Q&A: Sharing your research with parliamentarians
The All-Party Parliamentary Group (APPG) on Medical Research, which the MRC supports, brought parliamentarians and scientists together for an event in Parliament House on June 16. MRC-funded researcher Professor Ian McKeith, Professor of Old Age and Psychiatry at Newcastle University’s Institute for Ageing and Health, showcased his work at the event.
Jane Bunce spoke to him about his experience of sharing his work developing the world’s first accurate diagnostic test for dementia with Lewy bodies (DLB), the second most common type of dementia. His research is featured in a booklet produced for the event.
Why is it important to speak to parliamentarians?
It’s important to demonstrate to the people who are responsible for funding research that it makes a difference ― that it does actually have an effect on people’s lives and healthcare. It’s also to help them put a human face to the idea of medical research, as they may not have had much contact with scientists and it helps them understand what we do.
Parliamentarians are incredibly engaged with dementia at the moment, particularly due to the Prime Minister’s Challenge, so it’s an important time for the dementia research community to be making sure parliamentarians have the right information and giving feedback. We’ve been promised a doubling in research funding [Prime Minister David Cameron has said that he wants UK Government investment in dementia research to double from £66m in 2015 to £122m in 2025] so now we need to consolidate that, and make sure it goes to the right places.
What do you emphasise when you are speaking to parliamentarians about your work?
I think that it’s important to speak honestly and realistically to parliamentarians, so that you give them some measure of how their policy plans and expectations are matched by what’s achievable. Most parliamentarians would be aware of the Dementia Challenge and that dementia is a priority. So when I’m talking to them, I want to tell them where we’re up to in our research, talk about our successes and what could be achieved in the next period of time.
But it’s getting the balance right between being optimistic, positive and upbeat so they support the research, whilst also managing expectations so they understand the timeframe and the level of resources we would need. That’s particularly an issue for dementia ― we’re trying to cure it by 2025, and that’s not a long way off. It’s the same message I’d give more generally when speaking to the public ― managing the public’s expectation about what’s achievable is really important for people like us to do.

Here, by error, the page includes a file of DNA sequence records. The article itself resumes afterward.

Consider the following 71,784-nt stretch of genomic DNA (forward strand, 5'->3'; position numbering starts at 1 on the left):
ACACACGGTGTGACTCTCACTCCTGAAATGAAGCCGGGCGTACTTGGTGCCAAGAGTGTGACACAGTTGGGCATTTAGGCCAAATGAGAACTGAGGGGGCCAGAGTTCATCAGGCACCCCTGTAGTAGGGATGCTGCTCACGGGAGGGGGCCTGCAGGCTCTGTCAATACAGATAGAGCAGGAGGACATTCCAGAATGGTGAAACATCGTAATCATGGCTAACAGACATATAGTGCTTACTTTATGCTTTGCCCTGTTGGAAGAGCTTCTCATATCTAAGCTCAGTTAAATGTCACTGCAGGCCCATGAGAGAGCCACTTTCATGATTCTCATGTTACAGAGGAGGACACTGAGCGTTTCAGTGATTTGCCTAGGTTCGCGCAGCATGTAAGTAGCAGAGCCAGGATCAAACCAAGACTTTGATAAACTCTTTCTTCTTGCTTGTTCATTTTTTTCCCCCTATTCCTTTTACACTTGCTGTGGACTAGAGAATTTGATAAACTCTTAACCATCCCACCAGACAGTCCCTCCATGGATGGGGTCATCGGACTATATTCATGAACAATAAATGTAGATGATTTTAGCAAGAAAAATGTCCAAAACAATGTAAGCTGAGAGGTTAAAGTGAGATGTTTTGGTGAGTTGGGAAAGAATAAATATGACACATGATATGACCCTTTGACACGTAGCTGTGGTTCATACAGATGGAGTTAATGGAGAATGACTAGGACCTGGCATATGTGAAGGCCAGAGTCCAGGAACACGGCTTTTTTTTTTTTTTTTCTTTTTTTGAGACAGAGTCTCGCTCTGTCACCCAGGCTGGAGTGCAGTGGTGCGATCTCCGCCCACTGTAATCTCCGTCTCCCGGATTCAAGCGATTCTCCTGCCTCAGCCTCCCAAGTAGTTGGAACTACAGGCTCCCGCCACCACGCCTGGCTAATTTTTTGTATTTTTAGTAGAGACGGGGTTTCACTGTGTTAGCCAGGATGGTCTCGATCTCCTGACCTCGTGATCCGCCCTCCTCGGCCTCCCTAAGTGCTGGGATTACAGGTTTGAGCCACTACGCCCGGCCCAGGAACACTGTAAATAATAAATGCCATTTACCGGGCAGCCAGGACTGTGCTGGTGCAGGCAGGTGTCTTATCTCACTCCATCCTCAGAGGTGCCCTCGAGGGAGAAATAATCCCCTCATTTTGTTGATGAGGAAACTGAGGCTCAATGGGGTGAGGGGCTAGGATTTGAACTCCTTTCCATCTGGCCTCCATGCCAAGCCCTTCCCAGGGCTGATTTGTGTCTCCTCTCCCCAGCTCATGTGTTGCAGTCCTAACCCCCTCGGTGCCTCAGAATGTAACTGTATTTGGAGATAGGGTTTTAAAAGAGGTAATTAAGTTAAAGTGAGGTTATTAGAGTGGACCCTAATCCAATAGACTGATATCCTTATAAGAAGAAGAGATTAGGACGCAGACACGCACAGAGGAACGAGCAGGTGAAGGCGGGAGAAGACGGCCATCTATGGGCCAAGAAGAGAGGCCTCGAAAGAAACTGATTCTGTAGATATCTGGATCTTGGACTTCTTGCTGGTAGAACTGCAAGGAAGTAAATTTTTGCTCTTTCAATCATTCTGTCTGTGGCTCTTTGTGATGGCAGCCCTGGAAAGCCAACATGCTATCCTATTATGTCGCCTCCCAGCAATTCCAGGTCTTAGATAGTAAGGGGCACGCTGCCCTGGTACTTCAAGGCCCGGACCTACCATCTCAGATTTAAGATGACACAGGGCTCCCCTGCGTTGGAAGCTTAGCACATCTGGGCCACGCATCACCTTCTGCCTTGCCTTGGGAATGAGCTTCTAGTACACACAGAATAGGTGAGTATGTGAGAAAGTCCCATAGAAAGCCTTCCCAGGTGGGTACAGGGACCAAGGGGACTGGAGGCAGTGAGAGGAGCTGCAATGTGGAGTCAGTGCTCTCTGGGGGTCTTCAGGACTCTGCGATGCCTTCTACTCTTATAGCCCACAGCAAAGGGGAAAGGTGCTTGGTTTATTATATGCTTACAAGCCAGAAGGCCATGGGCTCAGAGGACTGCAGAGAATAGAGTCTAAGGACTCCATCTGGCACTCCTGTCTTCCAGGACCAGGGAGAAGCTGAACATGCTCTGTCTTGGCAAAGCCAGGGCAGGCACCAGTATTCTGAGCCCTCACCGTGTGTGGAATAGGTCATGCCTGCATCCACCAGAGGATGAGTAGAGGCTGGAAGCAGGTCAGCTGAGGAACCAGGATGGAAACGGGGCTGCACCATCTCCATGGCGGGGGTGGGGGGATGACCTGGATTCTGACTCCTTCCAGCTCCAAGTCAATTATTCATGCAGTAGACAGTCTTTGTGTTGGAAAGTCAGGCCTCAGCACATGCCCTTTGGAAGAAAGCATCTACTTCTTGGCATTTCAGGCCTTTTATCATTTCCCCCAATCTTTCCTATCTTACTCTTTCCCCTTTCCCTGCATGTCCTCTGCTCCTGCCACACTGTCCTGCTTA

Are their benefits to scientists from engaging with policy makers?
I think it’s very important for scientists to get out and speak to other communities, and recognise the context in which they are doing the science. It’s important to hear people like (Parliamentary Under Secretary of State for Health) Earl Howe and (Universities and Science Minister) David Willetts explaining the greater breadth of things. I found it really helpful at this event ― it’s motivating. It’s motivating to go into the wider world and see other people have got an interest in your research, and to see the investment in research having impact.
The more opportunities there are, and the more people exposed to those kinds of activities and interaction, the better. Otherwise impact reporting can seem burdensome and hard to do ― but if you see that other people are appreciative and supportive, you can see that it has a purpose.For me, this event was a very good experience.
The APPG on Medical Researchwas established in 2005 to provide a forum and network for parliamentarians with an interest in medical research and the medical research sector. Chaired by Lord Turnberg, it is supported by the MRC, the Academy of Medical Sciences, Arthritis Research UK, Cancer Research UK, Wellcome Trust and Association of Medical Research Charities (AMRC), which runs the group’s secretariat.The APPG provides a forum for parliamentarians to meet and discuss topical issues in medical research with experts, and work to raise awareness of these matters across Parliament.